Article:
Former Japanese prime minister Shinzo Abe’s ‘Womenomics‘ approach attempted to empower women’s economic growth in various ways. One major effort to boost women’s leadership development is the ‘Act on Promotion of Women’s Participation and Advancement in the Workplace’ that took effect in 2016. The Act forces government agencies and private corporations with more than 300 employees to create action plans for women’s leadership development and to publicly disclose these plans and their progress.

But this policy failed to reach its goal of having women occupy 30 per cent of managerial positions by 2020. The reasons for this are systemic, structural and sociocultural. Examples of restrictions include the lack of childcare, the underutilisation of paternal leave, labour intensive work and the failure of employers to hire and promote women into leadership roles.

One issue that needs more attention now is women’s lack of leader identity and leadership values. From a sociological perspective, leader identity — the extent to which an individual self-identifies as a leader — is …continue reading

    

Author: Editorial Board, ANU

The internet once promised a world of seamless connectivity for anyone with access to a digital device. As connectivity costs fell, the workplace became mobile, and digitalisation transformed industrial sectors, the laissez-faire agenda of digital developmentalists appeared to align with and promote democratic ideals.

That was then. Today, even as cloud computing and digital transformation agendas have become mainstream, it is clear the threat of digital fragmentation must be actively addressed.

The COVID-19 pandemic and associated lockdowns and social distancing accelerated an e-commerce boom and digitalisation globally. The uptake was most remarkable in Asia with 60 million new digital consumers in Southeast Asia. Over half of South Asians have experienced using the internet. Many can now work from home, access healthcare online, and touchless pay is widespread. Fax machines are finally starting to be phased out in high-tech Japan.

Greater digitalisation and access to digital service will be central to productivity growth. Distance matters less and transaction costs are close to zero. Data is also non-rival — one company’s use of data need not impede the use of the same data by others — so barriers to the free flow of data are even more costly than those for physical goods.

As different rules around privacy, cybersecurity and digital sovereignty emerge to thwart interoperability, fragmentation is impacting both governance and infrastructure. Digital borders in China, cross-border data restrictions in Europe and America’ disavowal of Chinese telecom equipment make for increasing disconnection.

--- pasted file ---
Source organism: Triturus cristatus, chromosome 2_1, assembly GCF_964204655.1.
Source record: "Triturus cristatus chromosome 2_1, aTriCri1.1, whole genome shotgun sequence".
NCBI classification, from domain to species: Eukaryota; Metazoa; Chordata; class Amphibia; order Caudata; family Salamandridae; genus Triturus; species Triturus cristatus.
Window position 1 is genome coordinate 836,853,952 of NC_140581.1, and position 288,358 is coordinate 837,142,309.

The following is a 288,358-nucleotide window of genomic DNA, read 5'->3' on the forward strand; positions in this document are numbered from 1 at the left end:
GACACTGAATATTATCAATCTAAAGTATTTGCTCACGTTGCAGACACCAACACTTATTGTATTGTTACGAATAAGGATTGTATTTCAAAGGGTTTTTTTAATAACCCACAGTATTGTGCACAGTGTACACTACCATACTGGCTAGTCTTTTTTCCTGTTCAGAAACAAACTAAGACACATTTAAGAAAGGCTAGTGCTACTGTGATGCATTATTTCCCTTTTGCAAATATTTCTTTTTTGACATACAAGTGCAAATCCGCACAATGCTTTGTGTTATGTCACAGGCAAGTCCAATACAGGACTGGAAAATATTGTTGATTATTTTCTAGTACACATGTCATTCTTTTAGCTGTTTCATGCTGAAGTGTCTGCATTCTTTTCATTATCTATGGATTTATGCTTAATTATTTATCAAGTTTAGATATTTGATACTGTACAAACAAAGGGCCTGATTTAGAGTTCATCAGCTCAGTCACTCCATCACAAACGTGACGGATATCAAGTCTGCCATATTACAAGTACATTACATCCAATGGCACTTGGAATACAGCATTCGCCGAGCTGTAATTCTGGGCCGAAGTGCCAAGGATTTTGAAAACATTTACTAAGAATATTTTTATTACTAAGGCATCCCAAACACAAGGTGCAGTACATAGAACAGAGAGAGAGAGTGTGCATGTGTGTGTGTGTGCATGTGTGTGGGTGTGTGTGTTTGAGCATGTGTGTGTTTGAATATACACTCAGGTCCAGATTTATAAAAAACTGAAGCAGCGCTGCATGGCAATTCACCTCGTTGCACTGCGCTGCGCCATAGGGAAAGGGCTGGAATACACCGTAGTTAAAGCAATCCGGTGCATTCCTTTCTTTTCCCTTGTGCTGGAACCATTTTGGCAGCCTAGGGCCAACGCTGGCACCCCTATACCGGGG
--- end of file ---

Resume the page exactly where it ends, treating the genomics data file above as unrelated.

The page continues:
Even as digital services and the online world collapses space and time, the connection to the real world means that distance still matters. The movement of goods, people and capital is increasingly underpinned by data and digital services. Fragmented digital regimes will impede real economic activity between countries. Conversely, regional interoperability and moving towards a digital single market will unleash productivity, …continue reading

    

A worker uses Automated Guided Vehicles at Flipkart, a leading e-commerce firm in India, to sort items inside its fulfilment centre in Bengaluru, India, 23 September 2021 (Photo: Reuters/Samuel Rajkumar).

Author: Anupam Chander, Georgetown University

Are the Himalayas too high for the internet to pass? The prospect of an Asian digital single market seems remote, especially when India and China seem to be pulling apart. India is busy banning Chinese apps like TikTok, while China promulgates ever stricter rules on data transfer abroad. Asian governments still fail to see that rising above local conflicts might yield enormous dividends, strengthening their own economic security in the process.

Digital single markets permit consumers and businesses to engage across national borders via the internet. They enable broad supply chains, build companies that can compete at a global level and reduce prices for consumers and businesses. Digital single markets help small businesses by reducing prices for key services from design, marketing, customer relations and accounting to hiring employees in foreign countries. But achieving a digital single market is not easy. It requires a degree of regulatory integration that few countries are prepared for. Nations typically agree to abide by the country-of-origin principle, allowing a company to operate across regional markets under the rules of its home country.

Many of the benefits of a digital single market can be achieved through a digital trade zone. Digital trade zones do not require the high degree of regulatory integration or recognition required by digital single markets. Digital trade zones require the dismantling of barriers to trade, but still oblige companies to abide by the laws of the countries where they do business. While digital single markets potentially offer greater dividends in terms of reducing costs for businesses, regulatory integration requirements mean that they are often a distant ideal.

Continent-wide digital markets can be enabling, boosting local businesses and consumers in a myriad of ways, including through the reduction of inflationary pressures. Without an ambitious agenda promoting digital trade, Asian countries risk …continue reading